Sushu's Travel Journal

August 2, 2008

Filed under: Asia — Tags: — admin @ 10:51 pm

I feel like after the last post there needs to be a little explanation about Chinese economy. As I said before, all I know is non-disciplinary, which means I won’t be using the proper terms and stuff.

Brian said, “part of the problem facing China is that they have too many dollars, and investors apparently respond to this problem by using the strong yuan to buy more dollars, which they already have too many of. This is nonsensical”,
and Alexis asked a question about “how is lack of domestic investment America’s fault?”

So let me try to, um… explicate? Please correct me if I’m wrong.

Alexis’ question first:
Whenever foreign money goes into China, money isn’t actually exchanged. For example, if I go to a Chinese bank and say, “I’d like to exchange this $100,” they don’t magically change it. Instead, what happens with international money is that they take my $100 and put it in a “foreign reserve”. And then they give me brand spanking new 700 rmb that’s in the hands of me, a foreigner. This has two effects:
- One, China has a lot of foreign reserve of American dollars — buying power in America, not in China. So they end up buying bonds. In America.
- Two, China is printing lots of rmb for the foreigners to use. And what happens when you increase the supply of money? Inflation. Which is bad. To prevent inflation, China takes in the domestic rmb and destroys it, bringing the money supply back to normal. But this means there’s less domestic rmb floating around for domestic investments.
So it’s kind of like having a pool of 1000 rmb. They used to be held by Chinese people. But I come in with my $100. I say “here, I want to exchange this money,” so they take 700 rmb out of the hands of the Chinese people and give it to me. And they have a shiny $100 bill that they can’t use in China. So they ask me, “do you have anything to sell?” I’m like … “um… democracy?”

Now, Brian’s question. Indeed! It seems nonsensical. Except that it benefits the foreigners. It’s like playing the stock market. If I convert my $100 to rmb right now and get 700rmb. Then I wait a year and convert it back to USD, I’d get, like, $130. Yay $30 profit! But the Chinese government won’t let me speculate blatantly. So I say to a Chinese company, “Hey, wanna make a quick buck? For every $30 I get in this way, you get $10.” And the Chinese company’s like, “60 rmb? All right!” And then the company turns around and tells the Chinese stock market, “dudes, I’m making money!” And the everyday people then speculate on their stock, and it’s all a big mess. So yes, it is nonsensical, except very profitable for a small subset of people.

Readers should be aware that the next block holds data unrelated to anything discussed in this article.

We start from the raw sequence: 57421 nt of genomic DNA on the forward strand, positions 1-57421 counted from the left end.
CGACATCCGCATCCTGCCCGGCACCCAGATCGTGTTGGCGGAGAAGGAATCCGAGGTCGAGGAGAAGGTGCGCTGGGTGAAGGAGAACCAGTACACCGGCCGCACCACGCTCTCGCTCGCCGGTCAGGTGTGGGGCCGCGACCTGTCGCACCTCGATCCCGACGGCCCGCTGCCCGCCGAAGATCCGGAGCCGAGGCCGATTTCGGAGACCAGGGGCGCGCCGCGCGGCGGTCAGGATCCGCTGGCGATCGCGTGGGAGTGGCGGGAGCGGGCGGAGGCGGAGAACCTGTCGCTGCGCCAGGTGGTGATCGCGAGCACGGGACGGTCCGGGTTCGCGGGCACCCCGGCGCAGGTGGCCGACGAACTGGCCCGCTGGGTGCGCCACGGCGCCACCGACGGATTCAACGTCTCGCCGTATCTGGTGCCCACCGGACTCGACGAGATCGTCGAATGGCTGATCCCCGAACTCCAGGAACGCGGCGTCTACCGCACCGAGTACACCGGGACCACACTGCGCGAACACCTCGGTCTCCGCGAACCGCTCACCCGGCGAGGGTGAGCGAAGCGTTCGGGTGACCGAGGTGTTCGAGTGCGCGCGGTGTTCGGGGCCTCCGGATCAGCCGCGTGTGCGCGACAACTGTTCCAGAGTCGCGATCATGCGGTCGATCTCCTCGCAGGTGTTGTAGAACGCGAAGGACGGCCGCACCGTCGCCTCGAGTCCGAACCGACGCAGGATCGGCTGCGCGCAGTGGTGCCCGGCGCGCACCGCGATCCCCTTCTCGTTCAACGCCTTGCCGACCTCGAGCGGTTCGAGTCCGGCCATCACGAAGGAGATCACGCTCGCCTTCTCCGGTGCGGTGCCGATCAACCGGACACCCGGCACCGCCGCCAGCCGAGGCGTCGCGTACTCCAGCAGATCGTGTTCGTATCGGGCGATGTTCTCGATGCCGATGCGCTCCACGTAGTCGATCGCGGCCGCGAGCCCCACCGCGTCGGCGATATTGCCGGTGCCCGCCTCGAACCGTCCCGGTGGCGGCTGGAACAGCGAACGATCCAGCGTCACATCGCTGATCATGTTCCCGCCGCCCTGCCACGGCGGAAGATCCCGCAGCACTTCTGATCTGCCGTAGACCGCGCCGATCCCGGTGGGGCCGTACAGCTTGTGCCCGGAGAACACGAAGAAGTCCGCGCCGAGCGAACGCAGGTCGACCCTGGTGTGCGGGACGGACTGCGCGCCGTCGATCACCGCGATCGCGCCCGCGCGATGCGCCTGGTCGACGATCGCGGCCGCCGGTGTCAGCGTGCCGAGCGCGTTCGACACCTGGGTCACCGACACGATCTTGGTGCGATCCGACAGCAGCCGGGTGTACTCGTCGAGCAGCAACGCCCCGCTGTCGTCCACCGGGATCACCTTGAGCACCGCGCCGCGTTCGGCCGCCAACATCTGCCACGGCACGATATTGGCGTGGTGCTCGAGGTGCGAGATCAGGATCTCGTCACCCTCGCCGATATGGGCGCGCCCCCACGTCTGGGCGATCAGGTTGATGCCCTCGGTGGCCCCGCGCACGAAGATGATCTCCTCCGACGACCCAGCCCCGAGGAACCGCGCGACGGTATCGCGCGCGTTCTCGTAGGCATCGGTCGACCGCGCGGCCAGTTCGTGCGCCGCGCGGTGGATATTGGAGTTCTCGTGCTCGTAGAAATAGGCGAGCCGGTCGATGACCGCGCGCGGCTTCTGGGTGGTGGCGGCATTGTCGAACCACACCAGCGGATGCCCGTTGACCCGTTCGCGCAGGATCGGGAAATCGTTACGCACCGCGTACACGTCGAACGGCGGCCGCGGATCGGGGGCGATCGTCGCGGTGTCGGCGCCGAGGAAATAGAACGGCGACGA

Again, my ideas about econ is quite shoddy. (A mixture of High School Econ and listening to a professor for an hour last year) Please correct!

August 1, 2008

talking economics in China

Filed under: Asia — Tags: — admin @ 10:48 pm

Oh my god, I think I’ve just had the most frustrating conversation about economics EVER. Now, granted, my knowledge of economics is shoddy, but that’s not why it’s frustrating.

So, me and uncle. It started out with him saying that China is suffering because America raised oil prices. And I’m like, “so America raised oil prices just to make you suffer?”

So he’s like: “Of course. America wants to slow China’s GDP growth”

Me: “How does raising the price of oil slow China’s GDP growth? I thought China was slowing itself?”

He proceeds to explain to me the “three horses that pull the chariot of Chinese Economy:
- Foreign trade (export) and investment
- Domestic investment (incl. government tax breaks, etc)
- Consumption

Me: “Yeah, I get this. China is too much export, which means there’s a large foreign reserve of US dollars that they can only spend by buying bonds or otherwise investing in America. And since all the foreign money coming in means producing more rmb, they end up collecting the rmb from domestic investments to prevent inflation, meaning that banks don’t get to do domestic investment.”
(Well, I understood those concepts. It was hard to say that in Chinese, though. We got into some translation problems)

So he says: “Yeah, well now Foreign trade is down because the value of the Chinese yuan is up and the value of the American dollar is down.”

Me: “Perfect time for Chinese people to do domestic investment now that they have the rmb!”